Needing People

Some people like to feel needed, but there are plenty of folk for whom saying ‘I need you’ is likely to induce some kind of panic. What they hear (I suspect) is more like ‘I need you to commit to doing certain things for me.’ I need you to bolster me up in certain ways. I need you to look after me, take responsibility for me, I will make work for you and suck up your time and energy.

We all need people. At a practical level, most of us need people to do the many things we cannot do for ourselves. We may never meet the people who grow and prepare our food, make our clothes, provide our electricity and maintain our roads but we need them nonetheless.

Humans are social creatures. We’ve evolved to work co-operatively and to live in groups. Many of us, if left alone, become lonely and miserable. Here’s an article about how loneliness kills. Meaningful human interactions are part of what keeps us sane and coping.

We all need people.

What if that needing isn’t about specific actions? What if it’s not about asking people to take roles and responsibilities within our lives? What if I can say ‘I need you’ and you will hear that as my need to have you, as you are, in my life. Not doing anything extra, just doing what you do and being who you are.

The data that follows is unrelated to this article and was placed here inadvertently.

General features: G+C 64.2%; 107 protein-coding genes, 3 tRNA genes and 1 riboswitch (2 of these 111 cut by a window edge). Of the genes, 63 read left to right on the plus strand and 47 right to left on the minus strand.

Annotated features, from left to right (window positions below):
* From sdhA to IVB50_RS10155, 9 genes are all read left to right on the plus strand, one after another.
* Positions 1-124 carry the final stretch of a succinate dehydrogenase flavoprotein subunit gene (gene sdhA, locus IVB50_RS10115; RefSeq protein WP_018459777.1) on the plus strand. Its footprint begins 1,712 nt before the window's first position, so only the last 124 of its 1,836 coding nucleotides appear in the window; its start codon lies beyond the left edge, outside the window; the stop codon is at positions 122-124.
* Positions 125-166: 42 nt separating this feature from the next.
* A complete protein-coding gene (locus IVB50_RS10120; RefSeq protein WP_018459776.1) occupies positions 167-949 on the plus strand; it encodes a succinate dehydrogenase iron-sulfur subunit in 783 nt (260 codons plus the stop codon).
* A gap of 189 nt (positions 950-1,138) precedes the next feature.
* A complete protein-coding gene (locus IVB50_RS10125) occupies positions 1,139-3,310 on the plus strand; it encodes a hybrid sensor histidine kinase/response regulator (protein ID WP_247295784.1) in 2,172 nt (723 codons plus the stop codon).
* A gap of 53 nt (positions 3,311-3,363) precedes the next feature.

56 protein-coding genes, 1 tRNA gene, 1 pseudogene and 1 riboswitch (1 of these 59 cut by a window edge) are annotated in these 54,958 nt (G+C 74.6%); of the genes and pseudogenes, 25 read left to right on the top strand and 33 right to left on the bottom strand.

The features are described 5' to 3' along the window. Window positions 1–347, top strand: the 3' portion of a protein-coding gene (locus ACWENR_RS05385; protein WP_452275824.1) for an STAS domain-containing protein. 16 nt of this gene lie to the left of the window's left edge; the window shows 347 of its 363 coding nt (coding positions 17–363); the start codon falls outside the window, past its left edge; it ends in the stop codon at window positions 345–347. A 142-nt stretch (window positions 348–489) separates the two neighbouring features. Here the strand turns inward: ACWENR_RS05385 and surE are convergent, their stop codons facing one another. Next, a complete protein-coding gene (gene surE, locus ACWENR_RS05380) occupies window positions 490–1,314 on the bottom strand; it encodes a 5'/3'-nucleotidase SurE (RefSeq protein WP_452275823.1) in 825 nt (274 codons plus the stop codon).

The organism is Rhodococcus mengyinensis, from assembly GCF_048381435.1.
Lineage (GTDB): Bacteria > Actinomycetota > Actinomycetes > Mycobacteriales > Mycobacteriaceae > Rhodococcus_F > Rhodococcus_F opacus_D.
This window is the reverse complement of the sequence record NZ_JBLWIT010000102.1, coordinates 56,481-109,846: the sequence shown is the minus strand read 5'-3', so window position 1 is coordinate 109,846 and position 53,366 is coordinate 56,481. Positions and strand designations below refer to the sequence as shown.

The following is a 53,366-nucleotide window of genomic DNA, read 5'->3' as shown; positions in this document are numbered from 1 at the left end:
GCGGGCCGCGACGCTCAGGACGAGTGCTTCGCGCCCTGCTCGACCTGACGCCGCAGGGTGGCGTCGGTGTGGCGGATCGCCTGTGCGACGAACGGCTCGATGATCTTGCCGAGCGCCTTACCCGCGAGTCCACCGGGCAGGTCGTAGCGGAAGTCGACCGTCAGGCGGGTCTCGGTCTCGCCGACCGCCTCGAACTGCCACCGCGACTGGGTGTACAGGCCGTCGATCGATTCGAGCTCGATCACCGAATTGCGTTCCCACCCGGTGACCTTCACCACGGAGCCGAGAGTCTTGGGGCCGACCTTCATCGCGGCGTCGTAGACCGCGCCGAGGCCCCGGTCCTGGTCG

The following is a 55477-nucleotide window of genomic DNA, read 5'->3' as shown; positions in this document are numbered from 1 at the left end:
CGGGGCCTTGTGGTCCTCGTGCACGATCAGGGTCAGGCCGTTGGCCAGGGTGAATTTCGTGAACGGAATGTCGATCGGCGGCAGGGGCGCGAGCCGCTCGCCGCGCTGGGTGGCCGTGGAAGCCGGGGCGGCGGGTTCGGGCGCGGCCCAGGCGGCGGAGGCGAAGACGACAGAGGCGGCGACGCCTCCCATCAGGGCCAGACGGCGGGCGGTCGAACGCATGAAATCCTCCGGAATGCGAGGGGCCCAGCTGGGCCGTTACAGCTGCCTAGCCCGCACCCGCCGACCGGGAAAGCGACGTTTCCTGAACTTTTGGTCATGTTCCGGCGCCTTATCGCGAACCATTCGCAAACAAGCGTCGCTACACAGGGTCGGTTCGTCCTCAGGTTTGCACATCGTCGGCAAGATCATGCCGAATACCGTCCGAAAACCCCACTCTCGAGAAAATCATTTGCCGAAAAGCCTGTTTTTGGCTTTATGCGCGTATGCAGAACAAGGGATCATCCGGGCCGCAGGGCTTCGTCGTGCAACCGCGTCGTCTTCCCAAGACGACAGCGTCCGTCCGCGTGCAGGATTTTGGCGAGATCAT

What if being who you are and doing what you do is wholly sufficient already? What if you didn’t have to go some difficult extra mile to be the sort of person who is needed? Then being needed wouldn’t be a matter of utility, just a recognition of who we are.

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About Nimue Brown

Druid, author, dreamer, folk enthusiast, parent, wife to the most amazing artist -Tom Brown. Drinker of coffee, maker of puddings. Exploring life as a Pagan, seeking good and meaningful ways to be, struggling with mental health issues and worried about many things. View all posts by Nimue Brown

2 responses to “Needing People

  • psychoanalyst1963

    Psychoanalyst Heinze Kohut identified three infantile “self object” needs that persist throughout the lifespan; Mirroring – the need to feel that someone recognises our existence, and further, that our presence is emotionally uplifting. Twinship- the need to feel that there are others who have significant commonalities with us. Idealisation – the need to feel part of something bigger than ourselves. Kohut pointed out that this last one is one of the major psychological functions of religion and spirituality.

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